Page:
Following the LC’s launc,h its impact was boosted by a spectacular one-make racing series. The RD350 Pro-Am championship was contested by a mixture of professional and amateur riders (hence the name) including future 500cc grand prix star Niall Mackenzie. They rode identical bikes that were prepared by Yamaha and allocated by drawing keys from a hat. The result was close, aggressive racing that made great TV and helped earn the LC a cult following with speed-crazed youths.

Yamaha RD350LC wheelie
Roland Brown

As well as being quick the Yamaha was also improbably versatile, as one of my favorite trips confirmed. In 1982, I rode to the south of France and back on one, loaded with pillion passenger, throw-over panniers, and tent. The little two-stroke was hardly a tourer but it cruised at an indicated 80 mph-plus on the highway, was quick and agile over winding Alpine passes, and didn’t miss a beat in over 1500 miles. I don’t even recall it being uncomfortable, perhaps partly because we had to stop for fuel every 90-odd miles.

The original LC’s reign was quite short; for 1984 it was replaced by a revamped model, characterized by a new exhaust power valve, which opened and closed to optimize performance throughout the rev range. Other new features, including a bikini fairing and some chassis upgrades, helped make the “Power Valve” LC another hit. Later variants included the fully faired RD350LC F2, which was built in South America rather than in Japan, allowing a more competitive price.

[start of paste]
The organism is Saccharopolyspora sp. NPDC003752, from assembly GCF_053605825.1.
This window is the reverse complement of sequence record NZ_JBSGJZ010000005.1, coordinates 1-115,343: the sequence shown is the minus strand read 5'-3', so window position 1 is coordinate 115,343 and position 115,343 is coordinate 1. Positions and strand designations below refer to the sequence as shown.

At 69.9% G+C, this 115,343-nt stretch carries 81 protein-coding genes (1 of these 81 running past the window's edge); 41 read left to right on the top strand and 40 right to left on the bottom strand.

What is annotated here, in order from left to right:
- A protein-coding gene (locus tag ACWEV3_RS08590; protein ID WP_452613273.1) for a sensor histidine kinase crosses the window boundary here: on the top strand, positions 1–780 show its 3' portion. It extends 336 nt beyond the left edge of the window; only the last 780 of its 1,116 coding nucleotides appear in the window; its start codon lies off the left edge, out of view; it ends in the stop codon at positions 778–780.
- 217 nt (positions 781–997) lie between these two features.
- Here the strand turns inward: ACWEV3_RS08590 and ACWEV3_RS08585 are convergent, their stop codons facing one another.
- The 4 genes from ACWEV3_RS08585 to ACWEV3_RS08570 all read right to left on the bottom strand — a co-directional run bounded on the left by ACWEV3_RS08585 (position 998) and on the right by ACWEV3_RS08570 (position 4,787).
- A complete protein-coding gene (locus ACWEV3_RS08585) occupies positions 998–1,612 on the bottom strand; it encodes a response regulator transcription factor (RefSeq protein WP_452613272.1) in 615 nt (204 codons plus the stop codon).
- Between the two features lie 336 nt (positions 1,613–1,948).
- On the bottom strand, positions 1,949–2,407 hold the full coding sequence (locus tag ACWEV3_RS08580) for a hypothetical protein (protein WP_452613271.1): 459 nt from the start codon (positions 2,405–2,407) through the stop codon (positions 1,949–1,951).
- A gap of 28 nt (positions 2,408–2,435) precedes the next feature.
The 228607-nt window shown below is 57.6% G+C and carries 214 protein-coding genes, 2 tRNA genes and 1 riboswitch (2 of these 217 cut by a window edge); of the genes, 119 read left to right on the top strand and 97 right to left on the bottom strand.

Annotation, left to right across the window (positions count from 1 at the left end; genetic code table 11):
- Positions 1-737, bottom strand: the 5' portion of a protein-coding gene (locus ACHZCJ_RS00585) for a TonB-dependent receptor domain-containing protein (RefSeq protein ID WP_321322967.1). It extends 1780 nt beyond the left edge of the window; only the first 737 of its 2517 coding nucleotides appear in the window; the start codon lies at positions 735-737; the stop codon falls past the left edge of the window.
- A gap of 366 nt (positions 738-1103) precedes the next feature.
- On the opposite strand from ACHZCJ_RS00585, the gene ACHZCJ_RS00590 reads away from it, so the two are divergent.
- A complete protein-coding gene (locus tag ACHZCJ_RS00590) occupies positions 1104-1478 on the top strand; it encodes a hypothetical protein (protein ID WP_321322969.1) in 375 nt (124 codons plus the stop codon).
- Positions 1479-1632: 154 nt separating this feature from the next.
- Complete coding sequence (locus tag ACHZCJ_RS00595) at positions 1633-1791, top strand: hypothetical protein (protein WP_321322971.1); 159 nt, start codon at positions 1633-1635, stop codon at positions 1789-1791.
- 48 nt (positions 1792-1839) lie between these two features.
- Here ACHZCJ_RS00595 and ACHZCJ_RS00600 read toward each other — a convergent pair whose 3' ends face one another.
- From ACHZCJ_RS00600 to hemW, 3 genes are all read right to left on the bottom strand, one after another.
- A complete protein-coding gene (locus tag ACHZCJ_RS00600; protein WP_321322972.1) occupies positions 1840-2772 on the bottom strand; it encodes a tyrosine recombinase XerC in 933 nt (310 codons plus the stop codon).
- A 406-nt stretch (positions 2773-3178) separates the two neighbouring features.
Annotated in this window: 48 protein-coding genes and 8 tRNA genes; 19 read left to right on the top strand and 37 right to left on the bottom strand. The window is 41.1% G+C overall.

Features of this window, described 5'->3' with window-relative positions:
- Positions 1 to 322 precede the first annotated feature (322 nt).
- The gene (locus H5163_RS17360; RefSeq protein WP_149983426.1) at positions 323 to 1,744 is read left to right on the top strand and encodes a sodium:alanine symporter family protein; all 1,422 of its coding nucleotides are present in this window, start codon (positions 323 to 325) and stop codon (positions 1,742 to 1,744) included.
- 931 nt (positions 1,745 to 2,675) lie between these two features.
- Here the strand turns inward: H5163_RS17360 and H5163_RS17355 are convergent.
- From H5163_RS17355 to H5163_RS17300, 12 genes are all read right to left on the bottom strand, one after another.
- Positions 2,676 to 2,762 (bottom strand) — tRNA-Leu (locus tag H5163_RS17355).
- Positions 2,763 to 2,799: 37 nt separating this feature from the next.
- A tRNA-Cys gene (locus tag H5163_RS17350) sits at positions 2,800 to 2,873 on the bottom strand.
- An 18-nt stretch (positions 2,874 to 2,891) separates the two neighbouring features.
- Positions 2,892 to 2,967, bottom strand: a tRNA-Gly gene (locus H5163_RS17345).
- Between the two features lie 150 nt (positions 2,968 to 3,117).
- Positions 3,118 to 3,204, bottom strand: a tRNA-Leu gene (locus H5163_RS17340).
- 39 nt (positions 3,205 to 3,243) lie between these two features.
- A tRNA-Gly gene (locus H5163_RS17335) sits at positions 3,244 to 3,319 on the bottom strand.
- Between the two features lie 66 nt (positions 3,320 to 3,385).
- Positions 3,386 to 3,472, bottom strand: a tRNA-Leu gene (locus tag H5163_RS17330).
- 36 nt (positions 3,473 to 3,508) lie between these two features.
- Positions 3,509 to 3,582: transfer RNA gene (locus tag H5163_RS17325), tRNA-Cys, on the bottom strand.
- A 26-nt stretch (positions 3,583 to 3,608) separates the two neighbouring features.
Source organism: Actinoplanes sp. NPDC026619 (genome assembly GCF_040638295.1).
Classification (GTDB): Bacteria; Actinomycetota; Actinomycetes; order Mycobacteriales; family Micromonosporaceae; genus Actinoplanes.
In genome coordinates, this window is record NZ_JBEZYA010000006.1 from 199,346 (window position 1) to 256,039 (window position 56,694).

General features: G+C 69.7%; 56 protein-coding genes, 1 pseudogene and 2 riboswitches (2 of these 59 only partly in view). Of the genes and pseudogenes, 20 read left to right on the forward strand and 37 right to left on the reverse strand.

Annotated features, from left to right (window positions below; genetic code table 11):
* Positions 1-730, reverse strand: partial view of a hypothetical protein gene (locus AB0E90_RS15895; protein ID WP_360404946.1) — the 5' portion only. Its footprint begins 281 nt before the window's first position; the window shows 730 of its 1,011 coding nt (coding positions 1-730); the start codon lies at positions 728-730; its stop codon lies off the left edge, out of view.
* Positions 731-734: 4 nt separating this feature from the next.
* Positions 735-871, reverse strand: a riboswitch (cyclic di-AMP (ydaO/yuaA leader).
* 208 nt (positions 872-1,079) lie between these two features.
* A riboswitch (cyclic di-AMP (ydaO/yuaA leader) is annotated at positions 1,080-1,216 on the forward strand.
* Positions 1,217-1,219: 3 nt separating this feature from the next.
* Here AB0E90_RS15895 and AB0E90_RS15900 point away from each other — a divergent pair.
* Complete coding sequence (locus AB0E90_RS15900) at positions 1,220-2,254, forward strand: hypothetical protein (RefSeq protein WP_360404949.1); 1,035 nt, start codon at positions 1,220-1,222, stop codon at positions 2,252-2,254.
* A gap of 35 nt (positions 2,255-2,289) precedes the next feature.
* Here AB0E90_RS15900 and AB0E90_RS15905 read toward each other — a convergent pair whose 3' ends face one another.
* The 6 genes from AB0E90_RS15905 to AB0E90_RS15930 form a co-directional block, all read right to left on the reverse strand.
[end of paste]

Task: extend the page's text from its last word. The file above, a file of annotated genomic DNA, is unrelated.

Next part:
By the time Yamaha retired the LC in the mid-’90s it had been produced in its various forms for well over a decade, and sold in huge numbers all over the world. Almost 30 years after that, its reputation is intact and the original model, in particular, remains one of the best-loved bikes of all time.

Yamaha RD350LC front three-quarter
Roland Brown

1981 Yamaha RD350LC

You’ll love: Rev-happy two-stroke thrills
You’ll curse: Often abused, so buy carefully
Buy it because: Sublime small-bore superbike

Condition and price range: Project, $3500; nice ride, $5500; showing off, $8000
Engine: Liquid-cooled two-stroke parallel twin
Capacity: 347cc
Maximum power: 47 hp @ 7000 rpm
Weight: 308 lbs without fluids
Top speed: 110 mph

Via Hagerty UK